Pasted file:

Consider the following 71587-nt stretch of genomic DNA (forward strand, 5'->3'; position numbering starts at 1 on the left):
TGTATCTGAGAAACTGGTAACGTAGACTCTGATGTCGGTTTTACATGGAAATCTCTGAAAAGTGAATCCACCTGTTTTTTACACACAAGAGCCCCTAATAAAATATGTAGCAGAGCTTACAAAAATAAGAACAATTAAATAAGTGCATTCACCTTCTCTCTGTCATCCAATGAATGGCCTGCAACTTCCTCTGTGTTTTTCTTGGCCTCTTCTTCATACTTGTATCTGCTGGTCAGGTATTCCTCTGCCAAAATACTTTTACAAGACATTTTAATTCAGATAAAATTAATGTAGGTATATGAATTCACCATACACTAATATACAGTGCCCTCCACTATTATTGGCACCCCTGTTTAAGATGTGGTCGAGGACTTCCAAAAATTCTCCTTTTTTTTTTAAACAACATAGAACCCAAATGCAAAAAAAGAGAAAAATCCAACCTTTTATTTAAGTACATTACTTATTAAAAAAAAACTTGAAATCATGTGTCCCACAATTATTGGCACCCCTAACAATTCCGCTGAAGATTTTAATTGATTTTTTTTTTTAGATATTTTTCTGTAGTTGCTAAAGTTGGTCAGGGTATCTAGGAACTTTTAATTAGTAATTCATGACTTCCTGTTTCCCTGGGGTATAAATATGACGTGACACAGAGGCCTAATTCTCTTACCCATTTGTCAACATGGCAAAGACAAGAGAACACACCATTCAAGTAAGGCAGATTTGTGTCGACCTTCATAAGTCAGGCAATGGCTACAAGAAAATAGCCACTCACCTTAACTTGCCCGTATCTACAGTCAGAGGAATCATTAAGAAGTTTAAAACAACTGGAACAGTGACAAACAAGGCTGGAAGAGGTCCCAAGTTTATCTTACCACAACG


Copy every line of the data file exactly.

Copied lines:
Consider the following 71587-nt stretch of genomic DNA (forward strand, 5'->3'; position numbering starts at 1 on the left):
TGTATCTGAGAAACTGGTAACGTAGACTCTGATGTCGGTTTTACATGGAAATCTCTGAAAAGTGAATCCACCTGTTTTTTACACACAAGAGCCCCTAATAAAATATGTAGCAGAGCTTACAAAAATAAGAACAATTAAATAAGTGCATTCACCTTCTCTCTGTCATCCAATGAATGGCCTGCAACTTCCTCTGTGTTTTTCTTGGCCTCTTCTTCATACTTGTATCTGCTGGTCAGGTATTCCTCTGCCAAAATACTTTTACAAGACATTTTAATTCAGATAAAATTAATGTAGGTATATGAATTCACCATACACTAATATACAGTGCCCTCCACTATTATTGGCACCCCTGTTTAAGATGTGGTCGAGGACTTCCAAAAATTCTCCTTTTTTTTTTAAACAACATAGAACCCAAATGCAAAAAAAGAGAAAAATCCAACCTTTTATTTAAGTACATTACTTATTAAAAAAAAACTTGAAATCATGTGTCCCACAATTATTGGCACCCCTAACAATTCCGCTGAAGATTTTAATTGATTTTTTTTTTTAGATATTTTTCTGTAGTTGCTAAAGTTGGTCAGGGTATCTAGGAACTTTTAATTAGTAATTCATGACTTCCTGTTTCCCTGGGGTATAAATATGACGTGACACAGAGGCCTAATTCTCTTACCCATTTGTCAACATGGCAAAGACAAGAGAACACACCATTCAAGTAAGGCAGATTTGTGTCGACCTTCATAAGTCAGGCAATGGCTACAAGAAAATAGCCACTCACCTTAACTTGCCCGTATCTACAGTCAGAGGAATCATTAAGAAGTTTAAAACAACTGGAACAGTGACAAACAAGGCTGGAAGAGGTCCCAAGTTTATCTTACCACAACG